Economic Sophisms/48

<pagequality level="4" user="Zoeannl" />style="background: #ececec; text-align: left; padding-left: 0.5em; font-weight: bold;" class="table-rh"may have embodied it in another product. Whence we see that pains, efforts, and exertions are the real subjects of exchange. It is not, indeed, the oxygen gas that I pay for, since it is at my disposal everywhere, but the labour necessary to disengage it, labour which has been saved me, and which must be recompensed. Will it be said that there is something else to be paid for, materials, apparatus, etc.? Still, in paying for these, I pay for labour. The price of the coal employed, for example, represents the labour necessary to extract it from the mine and to transport it to the place where it is to be used.

We do not pay for the light of the sun, because it is a gift of nature. But we pay for gas, tallow, oil, wax, because there is here human labour to be remunerated; and it will be remarked that, in this case, the remuneration is proportioned, not to the utility produced, but to the labour employed, so much so that it may happen that one of these kinds of artificial light, though more intense, costs us less, and for this reason, that the same amount of human labour affords us more of it.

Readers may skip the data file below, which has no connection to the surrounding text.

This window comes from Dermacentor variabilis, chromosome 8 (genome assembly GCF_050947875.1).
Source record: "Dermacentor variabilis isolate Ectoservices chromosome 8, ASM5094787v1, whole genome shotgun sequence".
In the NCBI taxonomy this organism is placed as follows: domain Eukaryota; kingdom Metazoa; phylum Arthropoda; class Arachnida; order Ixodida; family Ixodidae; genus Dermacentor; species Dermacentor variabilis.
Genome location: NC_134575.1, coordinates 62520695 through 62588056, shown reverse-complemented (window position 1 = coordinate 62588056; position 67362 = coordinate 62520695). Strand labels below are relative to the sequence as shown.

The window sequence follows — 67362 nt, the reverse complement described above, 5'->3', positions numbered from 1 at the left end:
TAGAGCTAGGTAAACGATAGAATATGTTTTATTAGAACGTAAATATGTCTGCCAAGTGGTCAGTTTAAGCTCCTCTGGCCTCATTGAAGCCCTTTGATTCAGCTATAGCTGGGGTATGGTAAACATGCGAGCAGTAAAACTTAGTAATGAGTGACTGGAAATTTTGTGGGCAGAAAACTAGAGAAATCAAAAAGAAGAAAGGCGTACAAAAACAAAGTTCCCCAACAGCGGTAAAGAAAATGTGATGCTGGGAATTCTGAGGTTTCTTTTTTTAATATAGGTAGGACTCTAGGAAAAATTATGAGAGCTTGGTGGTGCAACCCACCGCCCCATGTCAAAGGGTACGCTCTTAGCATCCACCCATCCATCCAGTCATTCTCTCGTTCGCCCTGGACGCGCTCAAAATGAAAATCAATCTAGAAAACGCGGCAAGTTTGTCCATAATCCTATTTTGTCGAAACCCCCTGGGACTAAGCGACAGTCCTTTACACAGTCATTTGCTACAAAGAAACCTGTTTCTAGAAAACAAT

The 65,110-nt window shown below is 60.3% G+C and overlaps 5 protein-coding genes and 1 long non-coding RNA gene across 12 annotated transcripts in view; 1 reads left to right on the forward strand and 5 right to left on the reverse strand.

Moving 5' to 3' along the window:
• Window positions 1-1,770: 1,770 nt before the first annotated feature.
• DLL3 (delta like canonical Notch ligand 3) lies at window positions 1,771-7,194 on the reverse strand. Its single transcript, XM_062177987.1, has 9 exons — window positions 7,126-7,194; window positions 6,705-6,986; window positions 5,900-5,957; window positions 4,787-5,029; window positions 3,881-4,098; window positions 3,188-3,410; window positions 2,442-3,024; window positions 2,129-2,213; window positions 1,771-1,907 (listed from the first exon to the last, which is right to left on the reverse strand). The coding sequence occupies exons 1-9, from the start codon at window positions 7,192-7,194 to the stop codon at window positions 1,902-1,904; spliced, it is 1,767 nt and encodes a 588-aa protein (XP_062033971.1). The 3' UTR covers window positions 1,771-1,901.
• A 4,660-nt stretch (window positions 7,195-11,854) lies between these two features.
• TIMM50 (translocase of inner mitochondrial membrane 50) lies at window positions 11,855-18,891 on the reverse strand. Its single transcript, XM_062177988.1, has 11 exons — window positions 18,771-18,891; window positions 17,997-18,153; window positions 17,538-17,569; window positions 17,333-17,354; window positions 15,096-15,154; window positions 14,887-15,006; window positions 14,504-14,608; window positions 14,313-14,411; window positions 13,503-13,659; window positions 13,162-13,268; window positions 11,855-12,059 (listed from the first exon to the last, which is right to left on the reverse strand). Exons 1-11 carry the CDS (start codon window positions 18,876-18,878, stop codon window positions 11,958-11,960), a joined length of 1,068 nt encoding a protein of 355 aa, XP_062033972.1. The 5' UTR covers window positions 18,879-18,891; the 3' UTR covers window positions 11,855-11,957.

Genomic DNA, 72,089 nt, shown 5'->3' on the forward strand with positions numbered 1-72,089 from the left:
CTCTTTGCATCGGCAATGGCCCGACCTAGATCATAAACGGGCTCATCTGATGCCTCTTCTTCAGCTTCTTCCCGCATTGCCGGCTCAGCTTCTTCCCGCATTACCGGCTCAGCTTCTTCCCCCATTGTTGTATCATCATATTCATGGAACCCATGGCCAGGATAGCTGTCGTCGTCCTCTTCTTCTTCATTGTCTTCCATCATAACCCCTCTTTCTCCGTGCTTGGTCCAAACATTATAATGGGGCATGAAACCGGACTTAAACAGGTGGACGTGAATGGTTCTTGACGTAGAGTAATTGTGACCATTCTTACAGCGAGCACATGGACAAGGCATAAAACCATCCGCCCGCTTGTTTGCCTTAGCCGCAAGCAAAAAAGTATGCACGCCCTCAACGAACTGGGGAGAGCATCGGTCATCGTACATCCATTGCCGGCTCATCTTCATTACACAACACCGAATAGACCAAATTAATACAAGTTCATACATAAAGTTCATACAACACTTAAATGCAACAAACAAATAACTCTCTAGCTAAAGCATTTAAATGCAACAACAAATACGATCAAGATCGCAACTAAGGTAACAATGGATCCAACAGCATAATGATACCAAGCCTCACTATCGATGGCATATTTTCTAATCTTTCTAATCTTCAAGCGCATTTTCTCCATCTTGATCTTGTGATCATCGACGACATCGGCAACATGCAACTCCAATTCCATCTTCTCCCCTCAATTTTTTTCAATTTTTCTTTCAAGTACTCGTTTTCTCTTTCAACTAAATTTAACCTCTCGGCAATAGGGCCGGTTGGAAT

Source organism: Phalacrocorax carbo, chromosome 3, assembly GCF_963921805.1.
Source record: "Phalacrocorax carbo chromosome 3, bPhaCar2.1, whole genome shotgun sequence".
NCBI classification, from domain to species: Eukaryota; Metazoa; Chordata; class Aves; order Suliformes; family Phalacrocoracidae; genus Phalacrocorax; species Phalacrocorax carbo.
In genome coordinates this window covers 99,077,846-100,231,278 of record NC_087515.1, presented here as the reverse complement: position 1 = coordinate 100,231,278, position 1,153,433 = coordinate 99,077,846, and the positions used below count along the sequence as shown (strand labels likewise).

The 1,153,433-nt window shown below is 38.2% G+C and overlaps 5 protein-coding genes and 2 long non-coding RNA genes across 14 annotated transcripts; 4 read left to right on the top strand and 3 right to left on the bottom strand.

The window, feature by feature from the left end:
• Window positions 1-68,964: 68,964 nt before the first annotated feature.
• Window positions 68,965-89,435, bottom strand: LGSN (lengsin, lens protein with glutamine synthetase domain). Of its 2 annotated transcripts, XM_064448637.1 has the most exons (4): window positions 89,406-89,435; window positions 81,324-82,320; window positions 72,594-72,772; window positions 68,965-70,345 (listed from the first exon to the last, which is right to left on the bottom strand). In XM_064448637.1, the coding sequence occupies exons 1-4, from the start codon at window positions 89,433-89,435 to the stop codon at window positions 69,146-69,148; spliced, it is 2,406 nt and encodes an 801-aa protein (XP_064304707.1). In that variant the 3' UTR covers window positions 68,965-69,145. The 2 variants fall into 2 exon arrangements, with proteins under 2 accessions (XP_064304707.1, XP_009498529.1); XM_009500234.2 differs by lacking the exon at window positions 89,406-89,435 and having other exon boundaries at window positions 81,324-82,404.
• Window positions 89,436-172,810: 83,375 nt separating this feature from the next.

Were the porter who carries water to my house to be paid in proportion to the absolute utility of water, my whole fortune would be insufficient to remunerate him. But I pay him in proportion to the exertion he makes. If he charges more, others will do the work, or, if necessary, I will do it myself. Water, in truth, is not the subject of our bargain, but the labour of carrying it. This view of the matter is so important, and the conclusions which I am about to deduce from it throw so much light on the question of the freedom of international exchanges, that I deem it necessary to elucidate it by other examples.

The alimentary substance contained in potatoes is not very costly, because we can obtain a large amount of it with comparatively little labour. We pay more for wheat, because the production of it costs a greater amount of human labour. It is evident that if nature did for the one what it does for the other, the price of both would tend to equality. It is impossible that the producer of wheat should permanently gain much more than the producer of potatoes. The law of competition would prevent it.

If by a happy miracle the fertility of all arable lands should come to be augmented, it would not be the agriculturist, but the